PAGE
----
Recently an older member of our extended family passed away and we had to deal with sorting out all their financial matters.
It was stressful as no one knew where their money was or if they had any life insurance.
It took ages to track down the solicitor holding the will. We even discovered a property no one knew he had.
After that experience, I think we need to tell our kids about what we own and how we plan to split it up when we go. My husband doesn't agree.
What do you think?
Note to self: ring my father and ask where he has hidden the wills. Lucky he's as fit as a buck rat, so no urgency on that one. But that's the point isn't it. People put off these conversations, or never have them.
You have to admit that sitting down with your adult children and going through your finances, would cause the most hardened person to grimace.
Most men would probably agree to a prostrate exam, quicker than they'd agree to the real family jewels being inspected.
Look at it from your husband's point of view. He'll be imagining a nightmare scenario where you gather the troops for Sunday dinner and begin to make an announcement about the importance of wills, inheritances and transparency.
He will be visualising that horrible silence where everyone thinks you're about to announce the arrival of the terminal nasties.
When they realise you are not going to cark-it and the conversation is simply for the purposes of good house-keeping, there will be a bun fight over who wants the Crown Lynn Swan and who gets the Pink China Pig with detachable ears.
They'll start rushing about with stickers putting names under the ornaments. Everyone will boo when you reveal the Cats' Protection League is getting a donation and they'll start lobbying for their own personal favourites.
How to wreck a perfectly good Sunday dinner.
Then your husband will be worried about the level of financial detail you want to go into. Or more accurately, the level of detail that might get blurted out.
In any uncomfortable situation, most of us don't know how to end a sentence. We just keep talking into the silence. Hasn't every couple been in a situation where you've wanted to wrap the other ones head in masking tape?
Finally, he'll be worried about the consequences of revealing too much about your assets.
Even when you conveniently overlook valuation details, the result is that other people will grossly over-estimate what you've got.
You've told your children that there is a share portfolio with Macquarie and one with Forsyth Barr and some unit trusts with Fisher Funds and Devon Asset Management.
But he's dreading those hushed conversations where they play 'guess-the-amount'; one thinks $50,000 and the other is convinced you've got half a million stashed away.
There's often one black sheep in a family (the one who is hopeless with money) and inflated expectations could start their pleas for immediate help.
It's no wonder these things end up in the too hard basket. People don't know how to start the conversation, how much detail to give and what the unintended consequences could be.
You probably feel like I've shot you down in flames now.
Quite the reverse though.
I totally agree with you. The conversation must be had and it's irresponsible not to have it. While you are passing through the pearly gates, the last thing your family needs is more stress.
Here are some interesting stats from an article called "Britons too embarrassed to ask about parents finances".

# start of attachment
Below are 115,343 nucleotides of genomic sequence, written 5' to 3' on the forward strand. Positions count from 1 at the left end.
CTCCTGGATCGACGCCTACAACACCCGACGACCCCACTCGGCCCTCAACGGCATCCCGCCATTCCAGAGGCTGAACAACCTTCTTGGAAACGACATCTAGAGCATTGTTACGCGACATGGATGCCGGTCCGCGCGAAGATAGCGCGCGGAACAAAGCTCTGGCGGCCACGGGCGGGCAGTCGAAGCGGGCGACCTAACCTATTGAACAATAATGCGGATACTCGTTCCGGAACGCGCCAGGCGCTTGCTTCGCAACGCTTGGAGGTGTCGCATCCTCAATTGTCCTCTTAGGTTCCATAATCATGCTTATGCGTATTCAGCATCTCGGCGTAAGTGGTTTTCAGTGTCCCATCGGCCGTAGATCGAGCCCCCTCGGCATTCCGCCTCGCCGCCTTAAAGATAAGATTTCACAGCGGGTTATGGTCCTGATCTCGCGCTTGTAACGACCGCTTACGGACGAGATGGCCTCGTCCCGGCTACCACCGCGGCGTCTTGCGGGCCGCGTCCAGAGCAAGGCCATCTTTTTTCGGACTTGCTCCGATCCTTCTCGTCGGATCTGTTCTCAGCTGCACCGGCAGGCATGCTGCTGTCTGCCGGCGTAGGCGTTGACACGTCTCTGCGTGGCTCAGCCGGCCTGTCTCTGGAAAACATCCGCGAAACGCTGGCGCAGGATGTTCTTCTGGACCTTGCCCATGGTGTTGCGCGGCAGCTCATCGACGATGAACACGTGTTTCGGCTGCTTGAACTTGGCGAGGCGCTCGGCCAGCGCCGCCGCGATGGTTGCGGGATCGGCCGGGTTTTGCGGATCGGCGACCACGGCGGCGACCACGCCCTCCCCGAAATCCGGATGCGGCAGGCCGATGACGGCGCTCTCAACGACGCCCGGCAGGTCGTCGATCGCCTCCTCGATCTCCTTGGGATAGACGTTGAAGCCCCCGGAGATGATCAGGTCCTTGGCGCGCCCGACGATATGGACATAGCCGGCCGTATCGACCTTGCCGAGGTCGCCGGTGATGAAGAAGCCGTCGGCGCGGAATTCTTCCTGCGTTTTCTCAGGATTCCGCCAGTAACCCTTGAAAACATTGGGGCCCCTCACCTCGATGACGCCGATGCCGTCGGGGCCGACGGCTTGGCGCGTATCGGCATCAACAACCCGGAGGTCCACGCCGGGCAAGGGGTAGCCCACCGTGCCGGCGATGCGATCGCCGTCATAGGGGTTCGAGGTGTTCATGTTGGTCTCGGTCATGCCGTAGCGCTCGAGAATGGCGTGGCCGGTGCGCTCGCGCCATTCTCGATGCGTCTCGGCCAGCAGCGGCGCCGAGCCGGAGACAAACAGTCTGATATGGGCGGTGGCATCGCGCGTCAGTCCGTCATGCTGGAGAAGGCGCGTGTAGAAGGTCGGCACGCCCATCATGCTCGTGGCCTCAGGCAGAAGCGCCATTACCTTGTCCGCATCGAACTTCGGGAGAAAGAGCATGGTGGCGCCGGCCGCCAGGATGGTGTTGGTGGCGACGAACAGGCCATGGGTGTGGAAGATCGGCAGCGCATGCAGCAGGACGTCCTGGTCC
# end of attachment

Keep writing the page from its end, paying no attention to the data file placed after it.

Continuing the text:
- 67% of people don't know where their parents' bank account details are kept
- 76% of people don't know where information on their parents' savings funds are kept
- 69% don't know where their parents' birth certificates are kept
- 36% don't know if their parents have a will or how they will distribute their estate
- 73% don't know where their parents' wills are kept
To get your husband onside, you are going to need to talk about the three areas which will be worrying him.
1. How to start the conversation with your children. If you are not in favour of the theatrics of a family dinner, keep it casual. The next time one of your children calls in for a cup of tea, bring it up. Just say you were thinking they needed to know where important documents were and who your solicitor is, so you'll be writing it down and giving it to each of them. Ask if they think that's a good idea. Once one is onside, the family gossip machine will probably take over. The rest will know before the end of the day that you're in a morbid mood, but it's a good idea to have the information.
2. The level of detail. Some couples have one house, one car, one savings account. Others have rental properties, businesses, share portfolios, life policies, offshore funds and family trusts. Are you happy to give a broad break down, or is it just easier to give out details of your accountant, solicitor and trustees?
3. Unintended consequences. Have an open discussion with each other about how much information each child is capable of handling. While the best policy is always to give out information equally, caveat that by considering any unintended consequences. Are any of them prone to coming cap in hand, if you reveal that certain assets exist?
Email questions to firstname.lastname@example.org, subject line: Financial Agony Aunt. Anonymity is guaranteed.
Janine Starks is Co-Managing Director of Liontamer Investments. Opinions in this column represent her personal views and are not made on behalf of Liontamer. These opinions are general in nature and are not a recommendation, opinion or guidance to any individuals in relation to acquiring or disposing of a financial product. Readers should not rely on these opinions and should always seek specific independent financial advice appropriate to their own individual circumstances.
- © Fairfax NZ News